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Author Browne, J. C. ♦ Sherman, Stephen ♦ Baskett, Forest
Source ACM Digital Library
Content type Text
Publisher Association for Computing Machinery (ACM)
File Format PDF
Language English
Subject Keyword Scheduling ♦ Multiprogramming ♦ Performance measurement ♦ Cpu scheduling ♦ Trace driven models
Abstract Microscopic level job stream data obtained in a production environment by an event-driven software probe is used to drive a model of a multiprogramming computer system. The CPU scheduling algorithm of the model is systematically varied. This technique, called trace-driven modeling, provides an accurate replica of a production environment for the testing of variations in the system. At the same time alterations in scheduling methods can be easily carried out in a controlled way with cause and effects relationships being isolated. The scheduling methods tested included the best possible and worst possible methods, the traditional methods of multiprogramming theory, round-robin, first-come-first-served, etc., and dynamic predictors. The relative and absolute performances of these scheduling methods are given. It is concluded that a successful CPU scheduling method must be preemptive and must prevent a given job from holding the CPU for too long a period.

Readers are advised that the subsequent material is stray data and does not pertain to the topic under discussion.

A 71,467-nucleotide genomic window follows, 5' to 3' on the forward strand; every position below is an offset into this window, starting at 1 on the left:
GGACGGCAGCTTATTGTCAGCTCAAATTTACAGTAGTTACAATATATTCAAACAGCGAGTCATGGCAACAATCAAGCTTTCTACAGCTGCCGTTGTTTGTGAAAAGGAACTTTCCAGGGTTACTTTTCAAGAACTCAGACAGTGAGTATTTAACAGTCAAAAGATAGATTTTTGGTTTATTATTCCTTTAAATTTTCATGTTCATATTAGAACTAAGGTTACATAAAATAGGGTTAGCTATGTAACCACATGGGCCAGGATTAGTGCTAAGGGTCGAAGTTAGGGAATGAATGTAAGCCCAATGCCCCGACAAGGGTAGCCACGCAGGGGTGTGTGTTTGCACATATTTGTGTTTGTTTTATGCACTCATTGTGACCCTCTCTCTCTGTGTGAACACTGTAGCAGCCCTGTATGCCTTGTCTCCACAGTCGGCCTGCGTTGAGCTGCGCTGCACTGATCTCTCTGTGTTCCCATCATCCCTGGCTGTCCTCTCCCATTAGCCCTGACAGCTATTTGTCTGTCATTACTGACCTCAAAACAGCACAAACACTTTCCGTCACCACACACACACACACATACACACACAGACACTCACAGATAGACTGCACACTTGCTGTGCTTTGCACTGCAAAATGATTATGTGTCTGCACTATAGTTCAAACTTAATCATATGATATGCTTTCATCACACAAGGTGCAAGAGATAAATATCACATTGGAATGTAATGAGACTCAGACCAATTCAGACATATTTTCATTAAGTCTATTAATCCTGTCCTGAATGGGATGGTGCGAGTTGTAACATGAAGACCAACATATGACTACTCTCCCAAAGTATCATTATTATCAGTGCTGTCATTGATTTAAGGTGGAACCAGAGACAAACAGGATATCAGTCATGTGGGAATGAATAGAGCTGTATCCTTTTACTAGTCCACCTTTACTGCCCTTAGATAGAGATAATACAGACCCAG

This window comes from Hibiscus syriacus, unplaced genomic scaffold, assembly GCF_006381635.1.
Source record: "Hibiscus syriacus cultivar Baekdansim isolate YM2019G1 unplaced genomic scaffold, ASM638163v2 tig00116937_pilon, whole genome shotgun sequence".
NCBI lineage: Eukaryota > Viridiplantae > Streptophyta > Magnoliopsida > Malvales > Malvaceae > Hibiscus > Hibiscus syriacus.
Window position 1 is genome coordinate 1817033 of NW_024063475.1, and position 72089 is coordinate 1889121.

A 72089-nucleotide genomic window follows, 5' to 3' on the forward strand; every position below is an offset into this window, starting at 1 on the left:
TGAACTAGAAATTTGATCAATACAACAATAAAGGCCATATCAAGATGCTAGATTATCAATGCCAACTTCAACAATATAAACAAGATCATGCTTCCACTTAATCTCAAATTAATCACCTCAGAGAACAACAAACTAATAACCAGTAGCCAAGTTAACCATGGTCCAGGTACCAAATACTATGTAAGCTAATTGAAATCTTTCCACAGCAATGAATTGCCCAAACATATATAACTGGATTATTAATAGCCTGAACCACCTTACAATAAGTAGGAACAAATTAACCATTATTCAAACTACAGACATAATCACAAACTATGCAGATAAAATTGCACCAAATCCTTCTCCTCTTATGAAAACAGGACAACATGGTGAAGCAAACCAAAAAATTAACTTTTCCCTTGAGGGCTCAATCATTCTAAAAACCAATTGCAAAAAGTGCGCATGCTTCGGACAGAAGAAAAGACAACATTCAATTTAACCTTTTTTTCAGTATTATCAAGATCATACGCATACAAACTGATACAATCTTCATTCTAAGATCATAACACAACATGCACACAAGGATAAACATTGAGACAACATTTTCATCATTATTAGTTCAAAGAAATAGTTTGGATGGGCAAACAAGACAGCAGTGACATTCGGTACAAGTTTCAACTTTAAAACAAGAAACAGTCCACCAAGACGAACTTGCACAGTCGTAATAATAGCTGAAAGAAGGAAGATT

Description Affiliation: Univ. of Texas at Austin, Austin (Sherman, Stephen; Baskett, Forest; Browne, J. C.)
Age Range 18 to 22 years ♦ above 22 year
Educational Use Research
Education Level UG and PG
Learning Resource Type Article
Publisher Date 2005-08-01
Publisher Place New York
Journal Communications of the ACM (CACM)
Volume Number 15
Issue Number 12
Page Count 7
Starting Page 1063
Ending Page 1069

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Source: ACM Digital Library